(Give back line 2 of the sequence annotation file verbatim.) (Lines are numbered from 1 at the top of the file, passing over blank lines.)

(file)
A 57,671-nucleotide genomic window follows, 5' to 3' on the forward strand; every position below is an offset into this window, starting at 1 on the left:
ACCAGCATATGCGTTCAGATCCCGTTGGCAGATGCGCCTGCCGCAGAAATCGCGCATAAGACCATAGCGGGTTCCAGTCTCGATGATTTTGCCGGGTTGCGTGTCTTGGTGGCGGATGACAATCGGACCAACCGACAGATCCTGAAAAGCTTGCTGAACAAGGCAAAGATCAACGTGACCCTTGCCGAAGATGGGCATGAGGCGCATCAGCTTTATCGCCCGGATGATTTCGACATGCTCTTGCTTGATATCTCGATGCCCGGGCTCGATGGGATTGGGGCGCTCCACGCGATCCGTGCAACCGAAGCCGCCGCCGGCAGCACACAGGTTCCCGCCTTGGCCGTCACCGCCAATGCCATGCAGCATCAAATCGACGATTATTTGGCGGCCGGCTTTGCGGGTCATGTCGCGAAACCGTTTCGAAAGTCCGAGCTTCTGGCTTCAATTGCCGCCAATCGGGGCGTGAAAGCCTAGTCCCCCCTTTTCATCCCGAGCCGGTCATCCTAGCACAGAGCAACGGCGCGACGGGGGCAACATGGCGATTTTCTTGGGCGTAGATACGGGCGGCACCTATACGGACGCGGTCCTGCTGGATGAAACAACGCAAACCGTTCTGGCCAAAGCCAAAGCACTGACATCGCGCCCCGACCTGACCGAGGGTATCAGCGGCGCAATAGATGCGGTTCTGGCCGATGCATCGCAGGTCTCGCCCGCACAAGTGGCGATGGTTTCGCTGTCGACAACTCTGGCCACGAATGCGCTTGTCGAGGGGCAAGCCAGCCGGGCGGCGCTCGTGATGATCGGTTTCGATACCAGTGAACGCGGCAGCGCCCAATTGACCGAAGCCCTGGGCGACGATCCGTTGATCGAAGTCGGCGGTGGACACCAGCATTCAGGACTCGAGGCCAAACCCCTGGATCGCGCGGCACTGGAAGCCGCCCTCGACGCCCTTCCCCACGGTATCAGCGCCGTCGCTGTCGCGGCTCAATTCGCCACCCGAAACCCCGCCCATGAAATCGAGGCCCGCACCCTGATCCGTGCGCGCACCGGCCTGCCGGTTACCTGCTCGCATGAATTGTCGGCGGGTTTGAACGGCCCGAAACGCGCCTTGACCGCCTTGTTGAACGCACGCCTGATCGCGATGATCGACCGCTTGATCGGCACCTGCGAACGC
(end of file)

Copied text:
ACCAGCATATGCGTTCAGATCCCGTTGGCAGATGCGCCTGCCGCAGAAATCGCGCATAAGACCATAGCGGGTTCCAGTCTCGATGATTTTGCCGGGTTGCGTGTCTTGGTGGCGGATGACAATCGGACCAACCGACAGATCCTGAAAAGCTTGCTGAACAAGGCAAAGATCAACGTGACCCTTGCCGAAGATGGGCATGAGGCGCATCAGCTTTATCGCCCGGATGATTTCGACATGCTCTTGCTTGATATCTCGATGCCCGGGCTCGATGGGATTGGGGCGCTCCACGCGATCCGTGCAACCGAAGCCGCCGCCGGCAGCACACAGGTTCCCGCCTTGGCCGTCACCGCCAATGCCATGCAGCATCAAATCGACGATTATTTGGCGGCCGGCTTTGCGGGTCATGTCGCGAAACCGTTTCGAAAGTCCGAGCTTCTGGCTTCAATTGCCGCCAATCGGGGCGTGAAAGCCTAGTCCCCCCTTTTCATCCCGAGCCGGTCATCCTAGCACAGAGCAACGGCGCGACGGGGGCAACATGGCGATTTTCTTGGGCGTAGATACGGGCGGCACCTATACGGACGCGGTCCTGCTGGATGAAACAACGCAAACCGTTCTGGCCAAAGCCAAAGCACTGACATCGCGCCCCGACCTGACCGAGGGTATCAGCGGCGCAATAGATGCGGTTCTGGCCGATGCATCGCAGGTCTCGCCCGCACAAGTGGCGATGGTTTCGCTGTCGACAACTCTGGCCACGAATGCGCTTGTCGAGGGGCAAGCCAGCCGGGCGGCGCTCGTGATGATCGGTTTCGATACCAGTGAACGCGGCAGCGCCCAATTGACCGAAGCCCTGGGCGACGATCCGTTGATCGAAGTCGGCGGTGGACACCAGCATTCAGGACTCGAGGCCAAACCCCTGGATCGCGCGGCACTGGAAGCCGCCCTCGACGCCCTTCCCCACGGTATCAGCGCCGTCGCTGTCGCGGCTCAATTCGCCACCCGAAACCCCGCCCATGAAATCGAGGCCCGCACCCTGATCCGTGCGCGCACCGGCCTGCCGGTTACCTGCTCGCATGAATTGTCGGCGGGTTTGAACGGCCCGAAACGCGCCTTGACCGCCTTGTTGAACGCACGCCTGATCGCGATGATCGACCGCTTGATCGGCACCTGCGAACGC